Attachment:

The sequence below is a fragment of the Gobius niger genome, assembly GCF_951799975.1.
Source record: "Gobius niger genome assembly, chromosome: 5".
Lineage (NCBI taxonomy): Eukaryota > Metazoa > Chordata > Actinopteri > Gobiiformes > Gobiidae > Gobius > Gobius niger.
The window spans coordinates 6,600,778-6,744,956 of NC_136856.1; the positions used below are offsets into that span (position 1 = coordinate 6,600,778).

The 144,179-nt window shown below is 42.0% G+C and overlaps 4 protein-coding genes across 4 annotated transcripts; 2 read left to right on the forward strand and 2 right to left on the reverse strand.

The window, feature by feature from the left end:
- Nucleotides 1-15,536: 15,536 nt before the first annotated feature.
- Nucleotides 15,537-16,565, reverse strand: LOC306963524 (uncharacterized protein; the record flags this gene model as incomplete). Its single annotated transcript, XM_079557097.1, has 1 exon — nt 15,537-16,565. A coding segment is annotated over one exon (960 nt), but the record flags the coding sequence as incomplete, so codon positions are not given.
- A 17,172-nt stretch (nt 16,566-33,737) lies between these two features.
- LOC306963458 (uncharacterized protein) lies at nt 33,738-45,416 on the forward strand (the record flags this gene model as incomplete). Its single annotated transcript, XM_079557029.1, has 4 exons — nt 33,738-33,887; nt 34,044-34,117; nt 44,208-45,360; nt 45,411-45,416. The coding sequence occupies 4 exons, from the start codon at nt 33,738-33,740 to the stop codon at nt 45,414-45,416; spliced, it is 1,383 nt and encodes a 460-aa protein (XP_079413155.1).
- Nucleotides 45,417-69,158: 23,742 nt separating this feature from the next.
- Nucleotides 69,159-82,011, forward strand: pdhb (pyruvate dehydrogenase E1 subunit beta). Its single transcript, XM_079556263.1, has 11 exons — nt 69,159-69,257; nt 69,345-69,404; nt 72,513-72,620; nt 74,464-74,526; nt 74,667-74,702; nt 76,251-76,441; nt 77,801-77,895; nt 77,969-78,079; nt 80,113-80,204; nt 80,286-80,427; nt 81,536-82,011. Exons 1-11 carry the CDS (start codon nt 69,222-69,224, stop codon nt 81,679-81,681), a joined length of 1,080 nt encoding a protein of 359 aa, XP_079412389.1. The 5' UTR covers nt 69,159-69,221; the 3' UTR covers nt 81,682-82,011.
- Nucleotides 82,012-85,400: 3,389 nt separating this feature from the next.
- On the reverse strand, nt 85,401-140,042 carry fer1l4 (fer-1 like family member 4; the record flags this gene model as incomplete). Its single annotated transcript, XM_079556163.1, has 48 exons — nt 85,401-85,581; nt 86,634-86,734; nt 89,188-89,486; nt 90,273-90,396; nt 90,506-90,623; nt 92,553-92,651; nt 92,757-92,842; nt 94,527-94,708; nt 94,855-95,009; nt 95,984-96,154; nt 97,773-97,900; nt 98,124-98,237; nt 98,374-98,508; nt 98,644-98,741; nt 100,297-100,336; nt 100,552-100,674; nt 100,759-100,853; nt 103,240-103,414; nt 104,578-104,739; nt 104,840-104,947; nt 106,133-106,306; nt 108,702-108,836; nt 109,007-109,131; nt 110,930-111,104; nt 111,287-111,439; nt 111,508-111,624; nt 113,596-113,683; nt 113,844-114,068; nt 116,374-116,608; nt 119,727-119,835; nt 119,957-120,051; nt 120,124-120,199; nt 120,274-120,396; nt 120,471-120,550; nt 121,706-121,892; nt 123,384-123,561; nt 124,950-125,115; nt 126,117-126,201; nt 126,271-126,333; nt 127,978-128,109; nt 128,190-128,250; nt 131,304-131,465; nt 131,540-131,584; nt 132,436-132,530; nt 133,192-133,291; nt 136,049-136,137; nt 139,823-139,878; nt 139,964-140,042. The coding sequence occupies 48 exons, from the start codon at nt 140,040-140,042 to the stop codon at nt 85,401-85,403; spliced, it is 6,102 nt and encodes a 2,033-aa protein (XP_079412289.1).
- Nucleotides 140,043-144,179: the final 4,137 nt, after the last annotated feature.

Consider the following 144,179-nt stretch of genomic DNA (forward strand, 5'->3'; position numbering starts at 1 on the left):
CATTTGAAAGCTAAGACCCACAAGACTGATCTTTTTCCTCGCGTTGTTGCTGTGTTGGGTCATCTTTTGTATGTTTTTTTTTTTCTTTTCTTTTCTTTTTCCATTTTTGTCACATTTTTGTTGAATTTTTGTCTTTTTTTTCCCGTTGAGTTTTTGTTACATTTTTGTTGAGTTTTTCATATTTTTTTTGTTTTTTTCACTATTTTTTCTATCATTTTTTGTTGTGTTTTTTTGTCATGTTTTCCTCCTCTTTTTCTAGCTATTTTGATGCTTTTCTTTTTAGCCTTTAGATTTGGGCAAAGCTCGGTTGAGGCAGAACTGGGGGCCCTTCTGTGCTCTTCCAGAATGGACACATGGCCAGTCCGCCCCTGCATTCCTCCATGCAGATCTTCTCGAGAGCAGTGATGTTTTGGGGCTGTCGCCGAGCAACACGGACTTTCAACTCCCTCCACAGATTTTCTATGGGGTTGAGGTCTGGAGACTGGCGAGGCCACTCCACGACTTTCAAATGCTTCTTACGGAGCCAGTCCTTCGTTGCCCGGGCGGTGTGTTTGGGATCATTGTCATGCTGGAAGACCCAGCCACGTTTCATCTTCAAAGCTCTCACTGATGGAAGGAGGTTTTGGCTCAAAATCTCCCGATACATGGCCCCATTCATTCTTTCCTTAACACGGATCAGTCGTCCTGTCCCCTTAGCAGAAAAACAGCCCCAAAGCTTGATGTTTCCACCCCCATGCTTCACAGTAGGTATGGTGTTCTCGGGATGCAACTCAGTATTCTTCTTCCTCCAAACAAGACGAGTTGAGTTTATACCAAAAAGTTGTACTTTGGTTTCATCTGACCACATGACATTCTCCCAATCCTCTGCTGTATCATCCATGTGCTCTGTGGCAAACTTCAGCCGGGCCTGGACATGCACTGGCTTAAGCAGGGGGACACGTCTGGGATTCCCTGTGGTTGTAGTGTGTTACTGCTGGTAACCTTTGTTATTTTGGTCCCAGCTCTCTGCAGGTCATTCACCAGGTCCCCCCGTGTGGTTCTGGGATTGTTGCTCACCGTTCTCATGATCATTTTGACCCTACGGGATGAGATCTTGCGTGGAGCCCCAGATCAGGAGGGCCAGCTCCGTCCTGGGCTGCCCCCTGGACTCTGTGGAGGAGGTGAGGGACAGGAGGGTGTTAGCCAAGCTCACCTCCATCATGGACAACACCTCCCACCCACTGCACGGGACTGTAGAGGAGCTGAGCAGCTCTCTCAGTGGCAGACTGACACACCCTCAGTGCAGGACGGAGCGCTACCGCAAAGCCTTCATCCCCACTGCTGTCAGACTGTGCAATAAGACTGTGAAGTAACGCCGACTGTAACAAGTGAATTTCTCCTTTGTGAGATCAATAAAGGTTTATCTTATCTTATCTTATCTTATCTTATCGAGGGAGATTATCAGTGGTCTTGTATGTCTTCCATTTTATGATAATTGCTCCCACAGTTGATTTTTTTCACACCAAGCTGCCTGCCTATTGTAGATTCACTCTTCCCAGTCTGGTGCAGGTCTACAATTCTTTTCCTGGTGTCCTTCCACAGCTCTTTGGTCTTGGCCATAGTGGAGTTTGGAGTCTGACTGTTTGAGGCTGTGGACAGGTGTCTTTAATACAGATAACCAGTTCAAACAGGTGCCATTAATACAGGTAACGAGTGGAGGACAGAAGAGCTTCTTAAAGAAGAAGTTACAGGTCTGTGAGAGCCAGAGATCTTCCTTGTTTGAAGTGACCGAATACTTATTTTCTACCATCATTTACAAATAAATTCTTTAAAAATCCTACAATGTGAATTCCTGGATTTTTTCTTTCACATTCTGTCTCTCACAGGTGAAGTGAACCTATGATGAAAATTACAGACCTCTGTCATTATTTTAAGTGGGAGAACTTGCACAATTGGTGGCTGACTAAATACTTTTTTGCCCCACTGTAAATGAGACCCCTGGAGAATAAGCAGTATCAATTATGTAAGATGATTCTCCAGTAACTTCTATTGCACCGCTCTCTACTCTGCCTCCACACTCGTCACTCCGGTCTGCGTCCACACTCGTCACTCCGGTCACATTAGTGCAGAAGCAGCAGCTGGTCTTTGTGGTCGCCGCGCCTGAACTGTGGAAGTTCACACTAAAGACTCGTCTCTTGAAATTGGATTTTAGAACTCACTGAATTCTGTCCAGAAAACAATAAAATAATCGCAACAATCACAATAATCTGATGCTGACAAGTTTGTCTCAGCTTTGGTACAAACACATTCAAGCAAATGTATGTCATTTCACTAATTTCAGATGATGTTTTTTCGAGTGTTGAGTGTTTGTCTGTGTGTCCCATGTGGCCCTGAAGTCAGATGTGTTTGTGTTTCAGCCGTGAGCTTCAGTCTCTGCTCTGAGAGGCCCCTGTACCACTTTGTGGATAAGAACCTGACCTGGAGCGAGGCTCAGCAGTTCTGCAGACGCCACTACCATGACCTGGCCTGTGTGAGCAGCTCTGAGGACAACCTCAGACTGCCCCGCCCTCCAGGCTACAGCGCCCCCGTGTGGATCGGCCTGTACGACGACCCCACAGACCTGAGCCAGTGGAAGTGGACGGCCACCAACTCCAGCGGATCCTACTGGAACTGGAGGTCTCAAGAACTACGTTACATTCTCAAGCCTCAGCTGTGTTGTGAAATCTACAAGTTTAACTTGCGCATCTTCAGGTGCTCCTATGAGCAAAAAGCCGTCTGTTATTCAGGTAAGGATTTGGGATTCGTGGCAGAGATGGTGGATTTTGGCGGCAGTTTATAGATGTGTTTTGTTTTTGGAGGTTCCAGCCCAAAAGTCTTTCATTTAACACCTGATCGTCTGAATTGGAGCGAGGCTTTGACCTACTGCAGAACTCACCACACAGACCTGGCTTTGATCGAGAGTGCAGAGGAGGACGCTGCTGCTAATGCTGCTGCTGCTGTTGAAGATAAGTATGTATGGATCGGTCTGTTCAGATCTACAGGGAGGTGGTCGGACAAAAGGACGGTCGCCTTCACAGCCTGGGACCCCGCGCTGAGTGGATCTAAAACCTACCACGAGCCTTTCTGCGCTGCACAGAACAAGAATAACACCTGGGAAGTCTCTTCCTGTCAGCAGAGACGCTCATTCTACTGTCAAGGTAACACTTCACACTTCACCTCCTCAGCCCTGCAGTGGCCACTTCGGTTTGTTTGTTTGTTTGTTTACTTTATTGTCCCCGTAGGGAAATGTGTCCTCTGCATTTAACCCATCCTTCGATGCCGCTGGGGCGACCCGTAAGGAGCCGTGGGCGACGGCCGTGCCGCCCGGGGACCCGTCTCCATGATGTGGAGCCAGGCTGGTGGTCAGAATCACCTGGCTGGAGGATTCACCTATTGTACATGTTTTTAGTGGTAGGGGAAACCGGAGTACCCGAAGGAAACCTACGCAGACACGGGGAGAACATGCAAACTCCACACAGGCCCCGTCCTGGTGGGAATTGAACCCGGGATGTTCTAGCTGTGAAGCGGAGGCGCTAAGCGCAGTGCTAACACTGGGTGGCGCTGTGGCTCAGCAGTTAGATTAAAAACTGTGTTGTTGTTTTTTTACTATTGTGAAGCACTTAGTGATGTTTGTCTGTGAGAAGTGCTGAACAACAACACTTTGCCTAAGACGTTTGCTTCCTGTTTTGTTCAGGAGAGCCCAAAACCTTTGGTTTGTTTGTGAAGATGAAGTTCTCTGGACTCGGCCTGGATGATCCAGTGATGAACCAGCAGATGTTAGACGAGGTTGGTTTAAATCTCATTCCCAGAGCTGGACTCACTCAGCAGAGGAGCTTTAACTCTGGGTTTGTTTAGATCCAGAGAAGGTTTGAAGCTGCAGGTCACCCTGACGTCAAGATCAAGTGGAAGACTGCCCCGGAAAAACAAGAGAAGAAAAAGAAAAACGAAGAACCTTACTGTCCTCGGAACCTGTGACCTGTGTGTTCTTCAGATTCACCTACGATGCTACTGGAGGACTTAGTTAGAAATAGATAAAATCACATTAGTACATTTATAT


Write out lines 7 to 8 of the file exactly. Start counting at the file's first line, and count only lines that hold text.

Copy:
- Nucleotides 1-15,536: 15,536 nt before the first annotated feature.
- Nucleotides 15,537-16,565, reverse strand: LOC306963524 (uncharacterized protein; the record flags this gene model as incomplete). Its single annotated transcript, XM_079557097.1, has 1 exon — nt 15,537-16,565. A coding segment is annotated over one exon (960 nt), but the record flags the coding sequence as incomplete, so codon positions are not given.